ADAMS, PHILLIP (1939– )
A distinguished broadcaster and columnist well known for his left-wing politics, Phillip Adams has had an extensive media career and made a significant impact on Australia’s film and advertising industries.
Adams began work at Melbourne advertising agency Briggs and James at the age of 15 and, despite being a Communist Party member, moved up advertising’s creative ranks. In 1968 he became the creative director of his own agency, Monahan Dayman Adams, which expanded rapidly. He created campaigns such as ‘Life. Be in it’ and ‘Slip, Slop, Slap’. Following a collaboration on the ‘Celebration of a Nation’ Bicentenary campaign in 1988, his agency merged with Mojo and Adams soon departed.
Producing ads stimulated Adams’ interest in film. The award-winning Jack and Jill: A Postscript (1970) marked his directing debut. Notable productions included The Adventures of Barry McKenzie (1972), Don’s Party (1976) and The Getting of Wisdom (1977). He was also key to persuading the Commonwealth government to support the creation of what would become the Australian Film Commission.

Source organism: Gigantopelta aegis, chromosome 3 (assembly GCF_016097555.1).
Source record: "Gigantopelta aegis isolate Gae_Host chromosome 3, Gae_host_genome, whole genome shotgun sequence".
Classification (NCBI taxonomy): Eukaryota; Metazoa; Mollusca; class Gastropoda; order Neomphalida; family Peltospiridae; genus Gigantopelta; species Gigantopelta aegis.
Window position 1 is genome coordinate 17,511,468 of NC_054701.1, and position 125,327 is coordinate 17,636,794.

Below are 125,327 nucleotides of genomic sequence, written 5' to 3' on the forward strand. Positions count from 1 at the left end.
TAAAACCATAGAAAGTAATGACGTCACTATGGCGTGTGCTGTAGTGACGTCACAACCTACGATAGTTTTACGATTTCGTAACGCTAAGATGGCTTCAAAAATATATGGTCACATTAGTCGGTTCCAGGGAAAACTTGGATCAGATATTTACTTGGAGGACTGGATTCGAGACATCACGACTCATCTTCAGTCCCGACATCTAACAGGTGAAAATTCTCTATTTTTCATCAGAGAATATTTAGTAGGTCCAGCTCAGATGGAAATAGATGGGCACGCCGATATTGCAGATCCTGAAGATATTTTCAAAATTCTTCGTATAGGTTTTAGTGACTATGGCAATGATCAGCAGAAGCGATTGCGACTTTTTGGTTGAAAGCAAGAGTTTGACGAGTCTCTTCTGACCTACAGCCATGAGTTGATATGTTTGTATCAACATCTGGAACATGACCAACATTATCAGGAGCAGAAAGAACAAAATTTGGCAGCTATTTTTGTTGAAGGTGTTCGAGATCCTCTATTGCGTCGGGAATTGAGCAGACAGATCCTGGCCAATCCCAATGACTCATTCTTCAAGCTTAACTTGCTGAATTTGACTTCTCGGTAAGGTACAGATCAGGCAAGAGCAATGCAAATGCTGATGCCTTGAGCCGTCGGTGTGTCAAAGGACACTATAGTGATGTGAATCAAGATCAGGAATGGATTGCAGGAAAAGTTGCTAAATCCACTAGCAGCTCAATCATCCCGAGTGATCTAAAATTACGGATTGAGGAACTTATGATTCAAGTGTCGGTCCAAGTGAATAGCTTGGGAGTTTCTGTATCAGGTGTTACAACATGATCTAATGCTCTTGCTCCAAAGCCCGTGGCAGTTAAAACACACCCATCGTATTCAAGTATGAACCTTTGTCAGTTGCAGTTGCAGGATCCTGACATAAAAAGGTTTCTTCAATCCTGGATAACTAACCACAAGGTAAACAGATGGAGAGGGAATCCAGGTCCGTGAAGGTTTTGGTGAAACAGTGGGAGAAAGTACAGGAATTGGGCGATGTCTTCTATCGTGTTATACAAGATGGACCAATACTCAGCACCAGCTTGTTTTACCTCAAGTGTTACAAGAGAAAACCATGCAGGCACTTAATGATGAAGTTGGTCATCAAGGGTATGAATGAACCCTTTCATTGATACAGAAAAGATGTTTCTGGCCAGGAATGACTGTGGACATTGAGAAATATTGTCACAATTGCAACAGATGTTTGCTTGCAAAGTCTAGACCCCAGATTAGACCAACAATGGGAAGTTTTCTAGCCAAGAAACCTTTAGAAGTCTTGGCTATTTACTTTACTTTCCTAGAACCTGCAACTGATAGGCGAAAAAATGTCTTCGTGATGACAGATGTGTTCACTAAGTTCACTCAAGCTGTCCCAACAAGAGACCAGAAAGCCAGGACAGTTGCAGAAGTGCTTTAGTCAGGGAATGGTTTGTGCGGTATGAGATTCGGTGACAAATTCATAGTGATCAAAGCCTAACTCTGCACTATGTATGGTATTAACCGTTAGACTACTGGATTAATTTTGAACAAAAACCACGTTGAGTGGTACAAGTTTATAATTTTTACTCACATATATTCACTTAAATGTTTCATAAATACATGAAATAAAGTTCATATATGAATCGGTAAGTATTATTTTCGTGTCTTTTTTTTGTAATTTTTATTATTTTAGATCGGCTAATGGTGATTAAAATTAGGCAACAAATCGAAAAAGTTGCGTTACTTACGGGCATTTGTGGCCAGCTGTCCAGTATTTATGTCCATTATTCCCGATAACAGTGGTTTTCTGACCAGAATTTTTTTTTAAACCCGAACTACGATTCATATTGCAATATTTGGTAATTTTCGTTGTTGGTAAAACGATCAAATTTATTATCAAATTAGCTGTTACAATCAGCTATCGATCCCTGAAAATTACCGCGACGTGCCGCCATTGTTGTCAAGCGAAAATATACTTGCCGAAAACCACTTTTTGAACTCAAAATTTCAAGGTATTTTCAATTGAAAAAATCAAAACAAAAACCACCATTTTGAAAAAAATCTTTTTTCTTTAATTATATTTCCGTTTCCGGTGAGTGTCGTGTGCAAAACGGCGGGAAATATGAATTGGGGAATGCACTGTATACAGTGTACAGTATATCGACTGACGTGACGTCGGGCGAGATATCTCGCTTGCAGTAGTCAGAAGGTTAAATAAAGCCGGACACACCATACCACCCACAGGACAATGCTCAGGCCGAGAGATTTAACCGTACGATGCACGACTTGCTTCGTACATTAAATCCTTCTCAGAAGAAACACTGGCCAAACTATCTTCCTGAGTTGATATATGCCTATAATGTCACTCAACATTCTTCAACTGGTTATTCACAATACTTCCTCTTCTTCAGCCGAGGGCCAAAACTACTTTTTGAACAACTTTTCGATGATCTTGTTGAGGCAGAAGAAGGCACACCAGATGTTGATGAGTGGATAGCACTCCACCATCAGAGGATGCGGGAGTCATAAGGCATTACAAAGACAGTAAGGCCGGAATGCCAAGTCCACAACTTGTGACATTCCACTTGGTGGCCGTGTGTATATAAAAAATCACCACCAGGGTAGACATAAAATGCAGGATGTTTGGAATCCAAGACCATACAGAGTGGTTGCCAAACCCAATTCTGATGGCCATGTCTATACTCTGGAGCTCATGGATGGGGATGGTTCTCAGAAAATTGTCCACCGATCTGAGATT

Adams’ first journalistic forays were as a freelancer for the Communist newspaper the Guardian. In the 1960s, he began writing for the Bulletin before becoming the Australian’s television critic. Sacked in 1969 for being a ‘satirist’, he moved on to Nation Review. After another stint at the Australian, he shifted to the Age, where his column was nationally syndicated in the 1980s. He later went back to the Australian, where his weekly column continues to appear. Adams has also written numerous books on topics such as atheism and politics, including Talkback: Emperors of the Air, with Lee Burton (1997), and a number of joke books, with partner Patrice Newell.
Adams’ broadcasting career began at 2UE Sydney in 1988. However, he was unwilling to adopt a populist approach, and left 2UE in 1990. The following year he took over Late Night Live on the ABC’s Radio National, where his blend of interviews, commentary and reports on current affairs has established a devoted national audience, and also won him a Walkley Award (with Chris Bullock, Mary Louise O’Callaghan and Paul Gough) in 2004.
He was awarded an AM in 1987 and an AO in 1992. Other awards include the Human Rights Medal (2006), the Raymond Longford Award (1981) and the United Nations Media Award (2005). Adams has won multiple Australian Film Institute Awards and holds honorary doctorates from several universities.
REFs: R. Crawford, But Wait, There’s More ... (2008); P. Luker, Phillip Adams (2000); http://www.theaustralian.com.au.